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INVENTIONS AND DISCOVERIES.
BY JOHN BECKMANN,
PUBLIC PROFESSOR OF ECONOMY IN THE UNIVERSITY OF
TRANSLATED FROM THE GERMAN,
BY WILLIAM JOHNSTON.
CAREFULLY CORRECTED, AND ENLARGED BY THE ADDITION OF SEVERAL
IN FOUR VOLUMES.
PRINTED FOR LONGMAN, HURST, REES, ORME, AND BROWN;
BALDWIN, CRADOCK, AND JOY; R. PRIESTLEY; R. SCHOLEY;
THE FOURTH VOLUME.
Ir is generally believed that the metal called at present tin was known and employed in the arts, not only in the time of Pliny, but so early as that of Herodotus, Homer, and Moses. This I will not venture to deny; but I can only admit that it is probable, or that the great antiquity of this metal cannot be so fully proved as that of gold, silver, copper, iron, lead, and quicksilver.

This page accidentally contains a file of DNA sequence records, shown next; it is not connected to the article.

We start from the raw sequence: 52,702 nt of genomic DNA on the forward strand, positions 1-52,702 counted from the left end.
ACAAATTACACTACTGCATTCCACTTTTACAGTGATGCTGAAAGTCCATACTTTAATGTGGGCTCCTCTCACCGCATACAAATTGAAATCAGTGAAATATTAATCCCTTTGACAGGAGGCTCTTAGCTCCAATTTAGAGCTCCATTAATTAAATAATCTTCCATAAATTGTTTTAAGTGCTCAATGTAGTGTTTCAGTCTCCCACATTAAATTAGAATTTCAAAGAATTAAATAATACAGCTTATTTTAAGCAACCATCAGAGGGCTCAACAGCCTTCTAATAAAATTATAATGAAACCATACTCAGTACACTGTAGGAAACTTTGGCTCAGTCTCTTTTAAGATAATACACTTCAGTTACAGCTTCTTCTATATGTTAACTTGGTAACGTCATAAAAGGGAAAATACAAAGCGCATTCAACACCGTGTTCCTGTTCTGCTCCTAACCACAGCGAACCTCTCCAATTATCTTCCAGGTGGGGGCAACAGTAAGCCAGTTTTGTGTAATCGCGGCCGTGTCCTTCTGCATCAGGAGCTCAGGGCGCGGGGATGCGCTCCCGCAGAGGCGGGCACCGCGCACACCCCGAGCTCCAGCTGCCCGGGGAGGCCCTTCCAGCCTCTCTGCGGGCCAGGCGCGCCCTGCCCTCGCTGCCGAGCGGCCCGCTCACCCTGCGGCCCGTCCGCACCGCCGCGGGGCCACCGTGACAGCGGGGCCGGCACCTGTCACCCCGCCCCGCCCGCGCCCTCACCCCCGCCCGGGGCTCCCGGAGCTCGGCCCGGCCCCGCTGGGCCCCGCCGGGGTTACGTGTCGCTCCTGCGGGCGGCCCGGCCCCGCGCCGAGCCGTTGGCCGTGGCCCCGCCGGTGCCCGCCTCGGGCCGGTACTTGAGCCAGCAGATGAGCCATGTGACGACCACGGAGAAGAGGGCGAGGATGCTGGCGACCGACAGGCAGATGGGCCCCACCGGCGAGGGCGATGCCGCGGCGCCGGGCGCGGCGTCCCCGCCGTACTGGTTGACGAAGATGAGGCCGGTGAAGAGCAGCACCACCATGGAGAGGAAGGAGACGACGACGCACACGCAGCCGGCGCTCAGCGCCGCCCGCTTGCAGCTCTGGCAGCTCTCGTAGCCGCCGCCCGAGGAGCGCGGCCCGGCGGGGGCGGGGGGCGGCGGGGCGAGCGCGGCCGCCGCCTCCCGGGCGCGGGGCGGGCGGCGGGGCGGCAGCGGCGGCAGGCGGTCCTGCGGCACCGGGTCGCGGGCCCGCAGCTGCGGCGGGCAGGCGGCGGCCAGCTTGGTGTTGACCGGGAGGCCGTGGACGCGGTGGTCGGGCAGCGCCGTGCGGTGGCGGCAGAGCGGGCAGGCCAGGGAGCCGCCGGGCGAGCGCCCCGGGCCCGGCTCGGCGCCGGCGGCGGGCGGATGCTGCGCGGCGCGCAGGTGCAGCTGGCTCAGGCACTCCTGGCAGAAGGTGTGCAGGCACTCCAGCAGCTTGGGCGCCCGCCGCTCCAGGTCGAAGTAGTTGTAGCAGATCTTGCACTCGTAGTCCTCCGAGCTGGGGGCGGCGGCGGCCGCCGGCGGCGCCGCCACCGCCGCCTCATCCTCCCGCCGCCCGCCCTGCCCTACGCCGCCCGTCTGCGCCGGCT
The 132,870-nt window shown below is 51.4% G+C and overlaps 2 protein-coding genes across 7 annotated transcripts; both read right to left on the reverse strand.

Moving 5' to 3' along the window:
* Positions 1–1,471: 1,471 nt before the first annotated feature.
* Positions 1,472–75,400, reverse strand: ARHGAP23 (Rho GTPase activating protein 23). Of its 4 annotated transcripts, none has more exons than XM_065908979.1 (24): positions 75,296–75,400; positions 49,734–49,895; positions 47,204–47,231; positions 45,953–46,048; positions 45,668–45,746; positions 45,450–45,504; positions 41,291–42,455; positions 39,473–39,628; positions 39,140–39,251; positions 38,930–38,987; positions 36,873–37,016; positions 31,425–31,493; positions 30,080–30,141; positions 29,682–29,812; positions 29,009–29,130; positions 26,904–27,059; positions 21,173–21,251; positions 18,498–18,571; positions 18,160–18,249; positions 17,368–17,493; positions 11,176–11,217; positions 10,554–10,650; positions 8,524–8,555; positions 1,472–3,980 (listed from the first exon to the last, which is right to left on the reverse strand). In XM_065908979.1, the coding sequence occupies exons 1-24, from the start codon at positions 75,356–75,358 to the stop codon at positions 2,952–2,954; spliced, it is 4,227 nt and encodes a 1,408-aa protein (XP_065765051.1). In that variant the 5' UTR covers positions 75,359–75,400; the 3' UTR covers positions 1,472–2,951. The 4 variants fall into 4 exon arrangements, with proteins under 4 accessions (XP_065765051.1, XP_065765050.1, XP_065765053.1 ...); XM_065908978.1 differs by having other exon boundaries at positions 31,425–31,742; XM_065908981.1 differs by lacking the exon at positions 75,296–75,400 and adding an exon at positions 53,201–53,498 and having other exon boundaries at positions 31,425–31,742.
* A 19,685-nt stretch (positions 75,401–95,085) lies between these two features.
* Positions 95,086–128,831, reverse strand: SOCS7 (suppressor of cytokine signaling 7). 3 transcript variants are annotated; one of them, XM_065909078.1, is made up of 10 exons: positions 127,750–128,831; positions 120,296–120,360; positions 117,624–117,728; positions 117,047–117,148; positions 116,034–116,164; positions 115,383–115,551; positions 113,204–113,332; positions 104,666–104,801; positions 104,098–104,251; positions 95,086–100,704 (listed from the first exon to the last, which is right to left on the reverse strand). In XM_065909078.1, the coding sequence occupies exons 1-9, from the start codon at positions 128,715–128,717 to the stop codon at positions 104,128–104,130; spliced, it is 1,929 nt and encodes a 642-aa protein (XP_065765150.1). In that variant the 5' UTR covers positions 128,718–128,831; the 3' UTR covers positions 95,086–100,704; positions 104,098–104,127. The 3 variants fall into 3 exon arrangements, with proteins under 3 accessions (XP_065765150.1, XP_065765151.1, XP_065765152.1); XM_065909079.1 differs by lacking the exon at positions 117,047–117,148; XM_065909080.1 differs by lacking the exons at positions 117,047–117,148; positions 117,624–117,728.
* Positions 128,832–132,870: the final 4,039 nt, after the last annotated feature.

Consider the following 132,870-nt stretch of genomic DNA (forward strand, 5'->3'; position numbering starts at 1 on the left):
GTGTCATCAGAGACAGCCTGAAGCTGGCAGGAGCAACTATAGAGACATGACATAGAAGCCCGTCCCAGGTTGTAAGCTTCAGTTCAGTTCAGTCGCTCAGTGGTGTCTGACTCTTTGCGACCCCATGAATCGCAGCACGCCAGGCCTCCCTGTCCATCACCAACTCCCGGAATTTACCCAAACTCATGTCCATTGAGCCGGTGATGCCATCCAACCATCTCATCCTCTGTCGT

Tin is one of those minerals which hitherto have been found only in a few countries, none of which ever belonged to the Greeks or the Romans, or were visited, at an early period, by their merchants. As it never occurs in a native state, * the
* Native tin never, or, at any rate, very rarely occurs. In the year 1765 a piece was supposed to be found, of which an account may be